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Brown, Warren temper rhetoric, stress differences

Scott Brown and Elizabeth Warren are seen at campaign events.

Globe staff

Scott Brown and Elizabeth Warren are seen at campaign events.

Fifteen months ago, exploring a run for the Senate, ­Elizabeth Warren told 60 activists at a Dorchester house party that if she had not succeeded in creating a consumer protection agency, there would have been “blood and teeth on the floor.”

The activists loved it. Here was Warren in full pugilistic mode, the full-throated voice of liberals who had watched dispiritedly as Republicans rose to power on the energy of the Tea Party. At last, they had their counterweight.

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Now, as Warren steams into the last two days of her closely fought race with Senator Scott Brown, there is a lot less blood and teeth on the floor and a lot more hugs and hearts on the sleeve. She has softened her ­image and rhetoric over the campaign, becoming a more polished and, some say, more conventional Democratic candidate.

Brown, a veteran politician who has long branded himself a bipartisan bridge-builder, has undergone his own shifts. He has risked his likability by going on the attack and has pushed his pitch to the left with ads that feature President Obama and tout his support for abortion rights and equal pay for women.

Brown’s moves, designed to tarnish his opponent’s character and align himself with some Democratic ideals, may reflect the political calculation of a ­Republican trying to win in a heavily Democratic state in a presidential year.

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On Saturday, speaking ­before several hundred supporters at a rally at Plimoth Plantation, Brown ­made a direct ­appeal to voters sick of partisan gridlock. He said Warren would march “in lockstep” with her party while he would be “an ­independent voter, somebody down there working together with both sides.”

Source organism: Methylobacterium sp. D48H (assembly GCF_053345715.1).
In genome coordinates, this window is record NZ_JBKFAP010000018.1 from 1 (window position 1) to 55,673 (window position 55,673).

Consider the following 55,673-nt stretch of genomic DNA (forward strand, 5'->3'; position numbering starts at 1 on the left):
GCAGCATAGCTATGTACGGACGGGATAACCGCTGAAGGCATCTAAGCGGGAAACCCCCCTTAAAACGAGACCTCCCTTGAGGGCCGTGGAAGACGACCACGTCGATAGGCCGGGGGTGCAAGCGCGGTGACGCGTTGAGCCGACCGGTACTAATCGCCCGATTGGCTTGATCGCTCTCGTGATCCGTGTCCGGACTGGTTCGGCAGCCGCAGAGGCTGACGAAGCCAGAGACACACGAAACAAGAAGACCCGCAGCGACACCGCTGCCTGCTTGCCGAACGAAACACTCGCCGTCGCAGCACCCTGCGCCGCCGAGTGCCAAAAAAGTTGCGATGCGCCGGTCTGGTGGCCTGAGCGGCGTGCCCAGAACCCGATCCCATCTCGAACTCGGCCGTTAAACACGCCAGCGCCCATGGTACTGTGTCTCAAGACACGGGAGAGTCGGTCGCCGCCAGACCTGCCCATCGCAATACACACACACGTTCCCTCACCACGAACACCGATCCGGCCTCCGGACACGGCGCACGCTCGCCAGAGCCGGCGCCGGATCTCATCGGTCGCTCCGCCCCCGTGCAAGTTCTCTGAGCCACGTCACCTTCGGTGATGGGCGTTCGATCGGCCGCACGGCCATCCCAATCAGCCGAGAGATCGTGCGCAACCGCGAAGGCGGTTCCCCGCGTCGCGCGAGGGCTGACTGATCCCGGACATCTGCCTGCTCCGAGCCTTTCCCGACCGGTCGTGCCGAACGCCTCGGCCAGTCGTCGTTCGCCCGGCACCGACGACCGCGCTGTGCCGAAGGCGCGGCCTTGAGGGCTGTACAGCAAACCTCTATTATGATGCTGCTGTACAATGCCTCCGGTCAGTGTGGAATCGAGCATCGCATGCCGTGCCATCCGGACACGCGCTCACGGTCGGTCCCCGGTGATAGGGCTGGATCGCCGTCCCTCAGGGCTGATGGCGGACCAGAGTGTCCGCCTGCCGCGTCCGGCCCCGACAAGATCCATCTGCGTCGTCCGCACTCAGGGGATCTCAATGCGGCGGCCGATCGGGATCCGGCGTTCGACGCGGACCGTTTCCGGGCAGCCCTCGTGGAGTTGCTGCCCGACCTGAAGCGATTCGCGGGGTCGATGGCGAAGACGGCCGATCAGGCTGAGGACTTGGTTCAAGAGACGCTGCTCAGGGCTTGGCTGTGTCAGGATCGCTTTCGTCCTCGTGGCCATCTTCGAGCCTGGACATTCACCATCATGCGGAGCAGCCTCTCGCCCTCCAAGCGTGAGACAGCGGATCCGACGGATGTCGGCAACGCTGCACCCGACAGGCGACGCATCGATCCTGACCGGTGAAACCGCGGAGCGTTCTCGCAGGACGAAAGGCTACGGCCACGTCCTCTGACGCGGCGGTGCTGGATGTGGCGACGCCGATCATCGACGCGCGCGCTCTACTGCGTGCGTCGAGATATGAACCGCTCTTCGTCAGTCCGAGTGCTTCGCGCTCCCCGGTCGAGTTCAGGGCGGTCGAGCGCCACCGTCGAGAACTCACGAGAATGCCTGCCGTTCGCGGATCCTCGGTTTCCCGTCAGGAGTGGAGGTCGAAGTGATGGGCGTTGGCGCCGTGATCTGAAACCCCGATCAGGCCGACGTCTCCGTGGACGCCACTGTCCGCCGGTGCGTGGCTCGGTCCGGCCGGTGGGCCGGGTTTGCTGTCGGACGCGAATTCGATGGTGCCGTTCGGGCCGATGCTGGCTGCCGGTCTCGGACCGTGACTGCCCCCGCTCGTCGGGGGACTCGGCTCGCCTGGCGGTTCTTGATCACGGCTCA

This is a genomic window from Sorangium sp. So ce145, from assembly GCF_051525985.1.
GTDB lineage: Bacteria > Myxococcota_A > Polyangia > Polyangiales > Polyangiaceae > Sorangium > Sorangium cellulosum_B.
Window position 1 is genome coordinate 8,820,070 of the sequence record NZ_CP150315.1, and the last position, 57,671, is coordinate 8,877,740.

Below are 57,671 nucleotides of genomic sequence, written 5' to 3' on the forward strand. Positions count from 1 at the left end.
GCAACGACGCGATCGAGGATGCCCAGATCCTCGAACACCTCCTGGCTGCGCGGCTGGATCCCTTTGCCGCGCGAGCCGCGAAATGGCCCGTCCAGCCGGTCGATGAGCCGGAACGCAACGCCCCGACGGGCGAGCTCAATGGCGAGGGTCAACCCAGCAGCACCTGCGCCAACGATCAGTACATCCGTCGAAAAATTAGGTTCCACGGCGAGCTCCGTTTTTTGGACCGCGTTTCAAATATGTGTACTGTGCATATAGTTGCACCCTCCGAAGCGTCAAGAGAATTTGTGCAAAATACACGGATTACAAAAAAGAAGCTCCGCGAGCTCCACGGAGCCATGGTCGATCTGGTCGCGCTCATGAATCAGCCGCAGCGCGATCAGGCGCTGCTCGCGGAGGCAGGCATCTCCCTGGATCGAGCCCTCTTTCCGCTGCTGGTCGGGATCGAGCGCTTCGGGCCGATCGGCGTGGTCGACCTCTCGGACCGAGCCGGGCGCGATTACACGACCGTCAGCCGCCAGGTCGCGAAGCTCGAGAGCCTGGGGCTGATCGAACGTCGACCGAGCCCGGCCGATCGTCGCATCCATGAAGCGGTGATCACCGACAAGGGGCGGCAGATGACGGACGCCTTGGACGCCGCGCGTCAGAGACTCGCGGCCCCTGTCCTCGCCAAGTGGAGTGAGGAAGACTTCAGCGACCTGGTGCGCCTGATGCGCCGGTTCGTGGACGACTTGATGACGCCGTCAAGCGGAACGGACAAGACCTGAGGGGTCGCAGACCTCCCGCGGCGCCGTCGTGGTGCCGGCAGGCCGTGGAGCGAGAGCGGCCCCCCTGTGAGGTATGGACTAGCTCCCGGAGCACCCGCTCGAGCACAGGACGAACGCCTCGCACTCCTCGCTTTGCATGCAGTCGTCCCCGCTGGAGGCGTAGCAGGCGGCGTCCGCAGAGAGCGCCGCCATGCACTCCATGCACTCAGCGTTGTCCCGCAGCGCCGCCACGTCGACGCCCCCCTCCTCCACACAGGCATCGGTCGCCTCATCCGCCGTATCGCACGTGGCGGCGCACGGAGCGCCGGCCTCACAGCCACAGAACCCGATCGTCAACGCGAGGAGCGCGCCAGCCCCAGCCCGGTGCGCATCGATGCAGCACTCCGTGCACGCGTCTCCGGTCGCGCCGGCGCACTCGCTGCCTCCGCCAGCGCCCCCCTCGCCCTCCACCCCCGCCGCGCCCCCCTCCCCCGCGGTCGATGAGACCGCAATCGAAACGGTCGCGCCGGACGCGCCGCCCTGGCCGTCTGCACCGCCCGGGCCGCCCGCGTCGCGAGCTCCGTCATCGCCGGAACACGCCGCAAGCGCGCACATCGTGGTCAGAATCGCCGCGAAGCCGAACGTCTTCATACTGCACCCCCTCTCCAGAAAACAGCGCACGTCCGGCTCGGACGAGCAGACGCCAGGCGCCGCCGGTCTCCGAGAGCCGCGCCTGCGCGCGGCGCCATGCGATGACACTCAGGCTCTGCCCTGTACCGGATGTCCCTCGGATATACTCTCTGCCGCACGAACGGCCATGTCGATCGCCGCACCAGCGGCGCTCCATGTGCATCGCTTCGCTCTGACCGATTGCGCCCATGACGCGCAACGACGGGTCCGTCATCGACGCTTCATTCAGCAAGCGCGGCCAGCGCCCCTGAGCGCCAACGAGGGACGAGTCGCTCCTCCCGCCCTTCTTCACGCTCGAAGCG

“We are Americans first, and we’re in trouble,” Brown said. “We need to find solutions ­together, ­because, if we don’t find solutions together, we’re going to have a very difficult time getting out of this fiscal and financial mess we’re in.”

“Thank you for telling us the truth!” a woman yelled.

“Well, amen to that,” Brown responded.

Warren’s evolution, from unsparing warrior to more tactical and tempered candidate, may reflect her need to disarm ­Republicans who attacked her for her aggressive rhetoric and her need to woo voters outside her activist base.

On Saturday, Warren — joined by Governor Deval ­Patrick and US Representative John Lewis, Democrat of Georgia — addressed about 1,000 supporters at the Reggie Lewis Center in Roxbury, the site of her first major Boston rally one year ago. She mixed her characteristic call to arms against ­Republicans with an appeal to the American spirit of generosity.

“It’s become pretty clear over the last year that this race is about whose side you’re on,” Warren said. “The Republicans have made pretty clear how they see that. They say cut taxes for those at the top, and let every­body else pick up the pieces. They are on the side of billionaires, millionaires, and big oil companies. They are saying, in effect, ‘I got mine; the rest of you are on your own.’ We are a better people than that.”